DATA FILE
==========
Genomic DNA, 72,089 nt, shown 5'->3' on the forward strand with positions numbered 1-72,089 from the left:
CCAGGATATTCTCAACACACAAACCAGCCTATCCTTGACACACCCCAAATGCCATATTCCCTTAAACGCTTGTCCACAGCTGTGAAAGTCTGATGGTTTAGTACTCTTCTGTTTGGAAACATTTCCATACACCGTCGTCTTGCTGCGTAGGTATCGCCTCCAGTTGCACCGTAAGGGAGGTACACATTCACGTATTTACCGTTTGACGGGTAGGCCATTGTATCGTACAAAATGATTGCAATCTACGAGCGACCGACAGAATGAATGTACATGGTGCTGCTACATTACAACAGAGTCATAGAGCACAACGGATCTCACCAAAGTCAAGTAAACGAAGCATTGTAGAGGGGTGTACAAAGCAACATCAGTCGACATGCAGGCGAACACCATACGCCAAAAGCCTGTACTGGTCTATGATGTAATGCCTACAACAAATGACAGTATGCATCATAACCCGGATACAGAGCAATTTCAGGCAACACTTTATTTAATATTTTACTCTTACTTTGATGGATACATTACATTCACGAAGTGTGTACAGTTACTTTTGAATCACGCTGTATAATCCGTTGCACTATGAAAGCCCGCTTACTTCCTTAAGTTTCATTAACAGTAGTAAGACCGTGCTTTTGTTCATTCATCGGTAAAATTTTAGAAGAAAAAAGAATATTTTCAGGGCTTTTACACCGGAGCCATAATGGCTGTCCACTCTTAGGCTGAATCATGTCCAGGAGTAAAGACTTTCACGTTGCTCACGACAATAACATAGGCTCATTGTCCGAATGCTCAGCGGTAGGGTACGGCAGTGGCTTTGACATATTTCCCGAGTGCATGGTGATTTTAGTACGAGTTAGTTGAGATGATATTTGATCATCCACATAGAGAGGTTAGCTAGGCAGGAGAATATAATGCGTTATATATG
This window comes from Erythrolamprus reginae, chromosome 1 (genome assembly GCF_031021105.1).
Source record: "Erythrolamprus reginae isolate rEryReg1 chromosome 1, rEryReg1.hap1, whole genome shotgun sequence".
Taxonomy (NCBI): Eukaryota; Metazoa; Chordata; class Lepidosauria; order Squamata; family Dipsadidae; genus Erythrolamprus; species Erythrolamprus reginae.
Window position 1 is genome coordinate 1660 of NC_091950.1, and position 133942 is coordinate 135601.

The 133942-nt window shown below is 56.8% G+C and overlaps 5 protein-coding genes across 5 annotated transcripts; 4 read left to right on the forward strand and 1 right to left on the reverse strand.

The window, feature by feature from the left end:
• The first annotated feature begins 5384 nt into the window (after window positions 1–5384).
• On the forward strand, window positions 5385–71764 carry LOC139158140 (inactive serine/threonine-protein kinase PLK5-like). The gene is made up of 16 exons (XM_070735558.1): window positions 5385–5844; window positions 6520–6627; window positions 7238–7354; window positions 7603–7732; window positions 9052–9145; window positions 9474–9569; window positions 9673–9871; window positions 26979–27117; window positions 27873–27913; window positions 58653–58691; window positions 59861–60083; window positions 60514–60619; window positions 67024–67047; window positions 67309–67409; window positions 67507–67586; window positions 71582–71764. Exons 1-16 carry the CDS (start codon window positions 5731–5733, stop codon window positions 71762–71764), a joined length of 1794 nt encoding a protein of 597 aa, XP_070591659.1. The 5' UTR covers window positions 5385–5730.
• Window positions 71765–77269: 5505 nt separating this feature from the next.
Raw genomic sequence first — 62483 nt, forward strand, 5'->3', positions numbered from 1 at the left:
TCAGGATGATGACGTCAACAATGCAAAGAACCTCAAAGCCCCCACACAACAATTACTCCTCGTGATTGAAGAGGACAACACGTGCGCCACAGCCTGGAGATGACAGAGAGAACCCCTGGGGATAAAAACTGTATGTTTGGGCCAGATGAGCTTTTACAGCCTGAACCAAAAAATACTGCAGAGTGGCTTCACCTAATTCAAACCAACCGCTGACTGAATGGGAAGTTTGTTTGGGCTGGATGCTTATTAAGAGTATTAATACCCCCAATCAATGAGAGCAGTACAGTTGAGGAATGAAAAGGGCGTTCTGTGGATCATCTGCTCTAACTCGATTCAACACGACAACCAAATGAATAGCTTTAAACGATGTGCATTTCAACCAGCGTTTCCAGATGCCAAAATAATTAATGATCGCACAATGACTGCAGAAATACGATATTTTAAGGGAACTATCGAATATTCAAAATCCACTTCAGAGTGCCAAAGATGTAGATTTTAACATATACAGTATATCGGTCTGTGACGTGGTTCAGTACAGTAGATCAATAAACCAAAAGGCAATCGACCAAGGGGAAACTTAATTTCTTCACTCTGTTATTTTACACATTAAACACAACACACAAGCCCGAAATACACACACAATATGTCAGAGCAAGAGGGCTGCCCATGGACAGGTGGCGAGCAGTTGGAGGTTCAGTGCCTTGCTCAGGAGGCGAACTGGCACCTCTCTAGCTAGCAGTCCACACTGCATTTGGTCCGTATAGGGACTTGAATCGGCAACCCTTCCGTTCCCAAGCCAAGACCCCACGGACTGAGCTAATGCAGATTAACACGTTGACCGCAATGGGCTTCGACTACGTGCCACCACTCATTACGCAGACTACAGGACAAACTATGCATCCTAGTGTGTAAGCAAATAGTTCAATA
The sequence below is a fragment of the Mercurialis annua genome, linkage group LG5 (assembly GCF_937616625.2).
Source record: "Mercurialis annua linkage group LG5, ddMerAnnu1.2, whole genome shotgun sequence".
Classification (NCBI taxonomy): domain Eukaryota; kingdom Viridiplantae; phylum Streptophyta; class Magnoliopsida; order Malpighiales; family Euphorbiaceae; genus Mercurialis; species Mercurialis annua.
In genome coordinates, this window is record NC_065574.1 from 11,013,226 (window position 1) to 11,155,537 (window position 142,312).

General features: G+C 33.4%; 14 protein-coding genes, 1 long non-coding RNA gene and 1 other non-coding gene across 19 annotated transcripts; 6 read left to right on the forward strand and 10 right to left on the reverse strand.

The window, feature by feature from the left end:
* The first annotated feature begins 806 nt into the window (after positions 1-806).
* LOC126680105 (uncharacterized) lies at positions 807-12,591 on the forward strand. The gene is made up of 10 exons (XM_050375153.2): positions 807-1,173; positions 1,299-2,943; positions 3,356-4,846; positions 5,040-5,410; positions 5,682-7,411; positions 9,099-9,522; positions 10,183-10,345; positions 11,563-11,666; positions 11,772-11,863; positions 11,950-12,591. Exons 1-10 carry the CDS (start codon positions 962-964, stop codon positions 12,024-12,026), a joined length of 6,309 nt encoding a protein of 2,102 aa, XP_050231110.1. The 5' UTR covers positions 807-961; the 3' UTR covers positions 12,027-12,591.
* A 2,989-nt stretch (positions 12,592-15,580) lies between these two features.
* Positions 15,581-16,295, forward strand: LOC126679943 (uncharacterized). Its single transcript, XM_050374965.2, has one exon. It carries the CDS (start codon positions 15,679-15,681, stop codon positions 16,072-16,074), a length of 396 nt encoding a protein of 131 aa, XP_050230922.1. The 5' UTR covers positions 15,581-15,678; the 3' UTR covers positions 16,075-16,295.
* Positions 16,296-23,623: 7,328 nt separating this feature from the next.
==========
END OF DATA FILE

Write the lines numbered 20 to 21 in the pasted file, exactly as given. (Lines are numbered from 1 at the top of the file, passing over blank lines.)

* The first annotated feature begins 806 nt into the window (after positions 1-806).
* LOC126680105 (uncharacterized) lies at positions 807-12,591 on the forward strand. The gene is made up of 10 exons (XM_050375153.2): positions 807-1,173; positions 1,299-2,943; positions 3,356-4,846; positions 5,040-5,410; positions 5,682-7,411; positions 9,099-9,522; positions 10,183-10,345; positions 11,563-11,666; positions 11,772-11,863; positions 11,950-12,591. Exons 1-10 carry the CDS (start codon positions 962-964, stop codon positions 12,024-12,026), a joined length of 6,309 nt encoding a protein of 2,102 aa, XP_050231110.1. The 5' UTR covers positions 807-961; the 3' UTR covers positions 12,027-12,591.